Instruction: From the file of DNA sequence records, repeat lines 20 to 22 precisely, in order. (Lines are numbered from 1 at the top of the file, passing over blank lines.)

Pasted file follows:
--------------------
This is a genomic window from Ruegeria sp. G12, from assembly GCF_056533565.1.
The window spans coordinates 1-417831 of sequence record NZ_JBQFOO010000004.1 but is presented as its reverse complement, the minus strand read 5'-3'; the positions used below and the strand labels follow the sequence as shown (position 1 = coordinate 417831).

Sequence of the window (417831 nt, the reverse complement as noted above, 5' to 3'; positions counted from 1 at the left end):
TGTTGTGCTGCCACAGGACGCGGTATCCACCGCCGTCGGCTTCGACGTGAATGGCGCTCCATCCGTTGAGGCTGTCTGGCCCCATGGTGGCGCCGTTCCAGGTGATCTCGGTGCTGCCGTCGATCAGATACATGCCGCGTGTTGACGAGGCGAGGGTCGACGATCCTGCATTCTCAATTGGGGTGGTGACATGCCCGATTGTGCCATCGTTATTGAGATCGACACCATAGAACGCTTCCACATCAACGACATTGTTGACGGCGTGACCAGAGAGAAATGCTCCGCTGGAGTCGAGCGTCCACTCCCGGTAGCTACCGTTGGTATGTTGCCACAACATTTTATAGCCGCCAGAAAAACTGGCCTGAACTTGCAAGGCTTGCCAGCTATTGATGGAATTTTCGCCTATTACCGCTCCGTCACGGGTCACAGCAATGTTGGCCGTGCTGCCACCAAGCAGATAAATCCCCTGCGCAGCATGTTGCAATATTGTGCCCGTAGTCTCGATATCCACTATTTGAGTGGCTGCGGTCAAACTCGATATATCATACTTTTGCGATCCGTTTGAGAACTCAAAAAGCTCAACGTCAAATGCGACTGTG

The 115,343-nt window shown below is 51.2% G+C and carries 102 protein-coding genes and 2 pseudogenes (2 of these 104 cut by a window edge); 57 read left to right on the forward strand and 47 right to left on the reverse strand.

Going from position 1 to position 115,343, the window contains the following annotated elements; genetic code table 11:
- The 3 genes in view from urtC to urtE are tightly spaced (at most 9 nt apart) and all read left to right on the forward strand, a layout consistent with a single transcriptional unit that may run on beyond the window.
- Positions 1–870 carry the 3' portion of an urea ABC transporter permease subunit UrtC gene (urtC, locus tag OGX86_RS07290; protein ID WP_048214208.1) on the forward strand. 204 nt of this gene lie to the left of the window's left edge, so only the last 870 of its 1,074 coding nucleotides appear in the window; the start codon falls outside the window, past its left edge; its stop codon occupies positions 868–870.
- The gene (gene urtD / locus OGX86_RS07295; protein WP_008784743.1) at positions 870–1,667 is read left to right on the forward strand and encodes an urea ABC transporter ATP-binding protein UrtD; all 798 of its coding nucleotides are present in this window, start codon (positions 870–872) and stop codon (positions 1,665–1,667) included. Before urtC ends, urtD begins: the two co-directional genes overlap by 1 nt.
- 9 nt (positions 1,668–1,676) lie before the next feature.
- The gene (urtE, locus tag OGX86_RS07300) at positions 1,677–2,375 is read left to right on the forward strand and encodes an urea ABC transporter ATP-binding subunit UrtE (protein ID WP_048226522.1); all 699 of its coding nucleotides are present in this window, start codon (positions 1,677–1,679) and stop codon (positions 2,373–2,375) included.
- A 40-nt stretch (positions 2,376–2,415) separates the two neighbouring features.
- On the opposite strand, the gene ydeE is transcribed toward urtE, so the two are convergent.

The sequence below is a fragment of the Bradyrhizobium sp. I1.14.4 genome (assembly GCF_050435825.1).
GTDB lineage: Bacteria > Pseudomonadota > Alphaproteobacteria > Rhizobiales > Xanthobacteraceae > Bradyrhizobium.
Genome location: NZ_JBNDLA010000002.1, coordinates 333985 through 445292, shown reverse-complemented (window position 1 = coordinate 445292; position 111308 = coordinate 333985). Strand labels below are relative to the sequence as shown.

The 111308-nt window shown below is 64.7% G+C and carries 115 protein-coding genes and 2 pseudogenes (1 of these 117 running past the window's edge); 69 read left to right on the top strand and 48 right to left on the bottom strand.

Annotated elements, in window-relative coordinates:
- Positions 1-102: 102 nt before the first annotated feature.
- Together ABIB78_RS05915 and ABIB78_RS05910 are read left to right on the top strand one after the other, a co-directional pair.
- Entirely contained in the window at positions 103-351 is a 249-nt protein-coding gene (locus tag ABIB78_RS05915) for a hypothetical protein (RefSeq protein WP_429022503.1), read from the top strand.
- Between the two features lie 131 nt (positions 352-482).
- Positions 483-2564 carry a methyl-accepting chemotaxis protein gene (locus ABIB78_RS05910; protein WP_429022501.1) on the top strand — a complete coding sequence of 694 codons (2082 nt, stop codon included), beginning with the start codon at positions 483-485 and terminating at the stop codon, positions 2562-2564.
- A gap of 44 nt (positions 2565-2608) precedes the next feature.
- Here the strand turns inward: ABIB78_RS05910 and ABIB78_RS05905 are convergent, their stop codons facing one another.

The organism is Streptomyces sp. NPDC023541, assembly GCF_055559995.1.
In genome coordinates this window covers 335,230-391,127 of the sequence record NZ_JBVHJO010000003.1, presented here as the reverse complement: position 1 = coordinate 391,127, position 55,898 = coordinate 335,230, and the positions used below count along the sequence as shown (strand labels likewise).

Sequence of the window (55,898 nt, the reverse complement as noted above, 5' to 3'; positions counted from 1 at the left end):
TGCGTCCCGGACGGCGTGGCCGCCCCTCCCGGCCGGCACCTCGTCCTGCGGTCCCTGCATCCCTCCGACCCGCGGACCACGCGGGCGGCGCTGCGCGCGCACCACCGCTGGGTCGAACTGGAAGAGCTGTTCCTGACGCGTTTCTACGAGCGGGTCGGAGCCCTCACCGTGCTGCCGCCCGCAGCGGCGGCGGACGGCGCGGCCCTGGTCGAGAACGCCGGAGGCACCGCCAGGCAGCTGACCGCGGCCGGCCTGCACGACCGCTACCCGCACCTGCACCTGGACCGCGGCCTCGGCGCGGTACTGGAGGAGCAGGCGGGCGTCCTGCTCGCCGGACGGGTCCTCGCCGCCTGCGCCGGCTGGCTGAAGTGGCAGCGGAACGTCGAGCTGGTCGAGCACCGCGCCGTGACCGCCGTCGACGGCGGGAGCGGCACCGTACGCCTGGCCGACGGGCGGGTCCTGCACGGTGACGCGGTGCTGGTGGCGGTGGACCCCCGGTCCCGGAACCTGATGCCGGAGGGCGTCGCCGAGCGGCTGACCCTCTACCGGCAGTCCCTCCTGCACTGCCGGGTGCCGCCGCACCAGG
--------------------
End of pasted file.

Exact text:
- Together ABIB78_RS05915 and ABIB78_RS05910 are read left to right on the top strand one after the other, a co-directional pair.
- Entirely contained in the window at positions 103-351 is a 249-nt protein-coding gene (locus tag ABIB78_RS05915) for a hypothetical protein (RefSeq protein WP_429022503.1), read from the top strand.
- Between the two features lie 131 nt (positions 352-482).